Nov 072013

Driver picked me up as promised, and we were off to see more of Niamey. First thing on my agenda was the mosque. Built around 10 years ago, it was a gift from Colonel Qadaffi of Libya when he was in his big rah rah I’m the uniter of the African people phase and was lavishing gifts around the continent. Real sorry how things ended for ya bud….

On the way to the mosque, some goats hanging out on the side of the road.


The mosque’s minaret:


We walked up to the mosque, and were met by a curator who had keys to show us around.  No money expected, but there were more than enough places we could make a “small donation” to show our appreciation.  So it began…

No expert in mosque architecture, I’m not certain what this fixture inside the mosque is for.


Part of the main prayer hall:


Large outdoor area, an extension of the main prayer room:


Corridor area along the edge:


The “womens’ prayer room.”  Note the donation box in the middle, which he made sure I saw:


Looking up in the main prayer hall:


Another shot outside the mosque:


Trying to get artistic taking shots of the minaret:


From the other side of the expansive parking lot:


We still had a bit of time, so my driver asked if I was interested in seeing the women’s craft centre.  I was sure this was just going to be one of those places they take tourists for kickbacks, but since I hadn’t seen a single tourist in all of Niamey, how bad could it be?  It was mildly interesting, and my driver asked if I mind if he excused himself for 30 minutes to pray while I wandered.  Anyone for a crocodile hide bag?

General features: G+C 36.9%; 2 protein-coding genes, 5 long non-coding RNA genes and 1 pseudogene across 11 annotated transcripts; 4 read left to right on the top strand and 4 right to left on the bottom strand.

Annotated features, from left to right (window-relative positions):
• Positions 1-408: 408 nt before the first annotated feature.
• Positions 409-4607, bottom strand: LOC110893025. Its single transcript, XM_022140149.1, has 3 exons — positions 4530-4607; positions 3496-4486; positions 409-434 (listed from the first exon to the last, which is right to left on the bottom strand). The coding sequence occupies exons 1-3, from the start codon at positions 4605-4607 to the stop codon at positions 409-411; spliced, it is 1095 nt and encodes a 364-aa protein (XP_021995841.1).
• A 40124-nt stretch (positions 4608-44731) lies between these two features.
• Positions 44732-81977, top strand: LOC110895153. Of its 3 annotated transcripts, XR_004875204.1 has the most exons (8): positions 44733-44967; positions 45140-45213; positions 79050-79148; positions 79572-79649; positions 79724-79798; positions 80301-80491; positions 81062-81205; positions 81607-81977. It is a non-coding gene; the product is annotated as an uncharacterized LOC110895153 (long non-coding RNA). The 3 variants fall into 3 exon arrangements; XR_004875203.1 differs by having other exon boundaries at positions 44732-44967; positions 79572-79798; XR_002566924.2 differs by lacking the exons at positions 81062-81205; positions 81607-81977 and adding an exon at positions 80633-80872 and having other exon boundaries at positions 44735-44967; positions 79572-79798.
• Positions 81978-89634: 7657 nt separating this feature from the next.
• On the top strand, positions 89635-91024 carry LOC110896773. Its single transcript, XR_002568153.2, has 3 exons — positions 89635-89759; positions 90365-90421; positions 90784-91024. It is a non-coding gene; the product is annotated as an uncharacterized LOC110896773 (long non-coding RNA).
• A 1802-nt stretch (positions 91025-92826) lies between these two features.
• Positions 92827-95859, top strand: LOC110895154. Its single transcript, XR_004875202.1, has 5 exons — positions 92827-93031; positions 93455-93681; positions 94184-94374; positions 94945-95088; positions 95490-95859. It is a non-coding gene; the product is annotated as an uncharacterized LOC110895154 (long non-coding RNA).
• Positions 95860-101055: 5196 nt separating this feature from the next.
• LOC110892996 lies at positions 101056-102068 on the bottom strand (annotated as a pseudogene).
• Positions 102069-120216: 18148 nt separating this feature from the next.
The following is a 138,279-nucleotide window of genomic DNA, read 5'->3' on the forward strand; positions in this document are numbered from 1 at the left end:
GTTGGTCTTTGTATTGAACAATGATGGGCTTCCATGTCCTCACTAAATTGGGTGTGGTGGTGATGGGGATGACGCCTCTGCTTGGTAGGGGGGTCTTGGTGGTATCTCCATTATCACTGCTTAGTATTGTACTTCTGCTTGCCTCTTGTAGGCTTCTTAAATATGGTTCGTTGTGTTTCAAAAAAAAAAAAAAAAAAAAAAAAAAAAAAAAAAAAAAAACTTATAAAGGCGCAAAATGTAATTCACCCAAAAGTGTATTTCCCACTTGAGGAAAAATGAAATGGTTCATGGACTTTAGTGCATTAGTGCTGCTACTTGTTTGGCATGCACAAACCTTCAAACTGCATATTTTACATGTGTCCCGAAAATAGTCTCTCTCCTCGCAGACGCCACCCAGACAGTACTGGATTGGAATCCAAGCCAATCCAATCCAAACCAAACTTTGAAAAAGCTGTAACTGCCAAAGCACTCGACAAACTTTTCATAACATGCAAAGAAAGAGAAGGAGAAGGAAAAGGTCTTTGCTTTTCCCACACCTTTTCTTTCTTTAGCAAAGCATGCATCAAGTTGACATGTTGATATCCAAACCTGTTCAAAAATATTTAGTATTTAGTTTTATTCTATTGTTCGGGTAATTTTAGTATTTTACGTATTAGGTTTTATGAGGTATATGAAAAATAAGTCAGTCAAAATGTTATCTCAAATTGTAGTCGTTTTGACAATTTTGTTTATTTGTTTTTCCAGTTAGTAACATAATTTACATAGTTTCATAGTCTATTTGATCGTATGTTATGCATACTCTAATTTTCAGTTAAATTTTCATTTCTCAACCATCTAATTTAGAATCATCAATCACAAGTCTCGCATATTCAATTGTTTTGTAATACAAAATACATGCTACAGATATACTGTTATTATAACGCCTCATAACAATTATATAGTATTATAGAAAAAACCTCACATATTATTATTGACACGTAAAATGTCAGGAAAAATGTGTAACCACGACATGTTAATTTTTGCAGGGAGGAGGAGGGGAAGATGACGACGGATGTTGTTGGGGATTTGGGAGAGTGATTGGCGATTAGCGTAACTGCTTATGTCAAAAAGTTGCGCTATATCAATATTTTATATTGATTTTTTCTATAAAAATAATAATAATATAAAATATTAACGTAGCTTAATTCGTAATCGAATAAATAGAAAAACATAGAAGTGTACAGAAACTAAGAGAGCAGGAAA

Everything was very reasonably priced, and I got a couple of clay jars and a plate, along with a small figurine to remind me of my visit.  Not nearly as bad as most tourist markets, mainly because they just let me wander around and take my time.  One thing I’ve neglected to do enough of is get souvenirs when I travel, so I’ve tried to make much more point to do this in the last year.

Driving back from the mosque, I noticed this ad by a Bank.  Tabaski is a west african islamic holiday where families that can afford it are expected to buy a goat to slaughter and share.  This bank was advertising that they could help people get money to buy a goat…clever!


So, then the quest began.  I was ready to be done, but my driver reminded me that I wanted post cards.  We tried two more markets, to no avail.  Then he went off, and basically began asking everyone he could find where we could find some.  It took him nearly 20 minutes of wandering, but finally someone told him about a visitor information shop where they thought they had once seen such a thing.

JACKPOT!  Went in and there were probably 20 different postcards to choose from!  Wrote them out quickly, and the only challenge remaining, since it was after 5pm at this point was to find somewhere to mail them.  We drove to the main post office of Niamey, and sure enough they were still open…and even had a helpful sign advertising when the mail went out by plain each day by air:


It was approaching 6 at this point, and I wanted to relax a bit before dinner.  The peacocks were out in full force wandering around my hotel:

IMG_1216 IMG_1218

I’d managed to get a decent lay of the land during the day, and knew the large Grand Hotel du Niger was just a short walk away, and was supposed to have a large patio near the river that was a great place to gather for drinks and kebobs.  I skipped on the kebobs, but did decide to have a couple local beers to try them out.  Not bad at all!


Selfie in Niger!



Back to the hotel and dinner, since I had to be up very early the next morning to catch my flight to Burkina Faso!

  3 Responses to “Niamey, Niger – Part II”

  1. That piece of architecture in the Mosque you were wondering about is called a Minbar. The Imam gives his sermons from there. it’s a pulpit.

  2. As usual, you are one step ahead of me. I’m posting this comment from the Grand Hotel in Niamey, heading to Ouagadougou tomorrow and then to Abidjan!

    Went to the National Museum today; can’t believe Wikitravel calls it one of West Africa’s finest. Bad museum. Bad.

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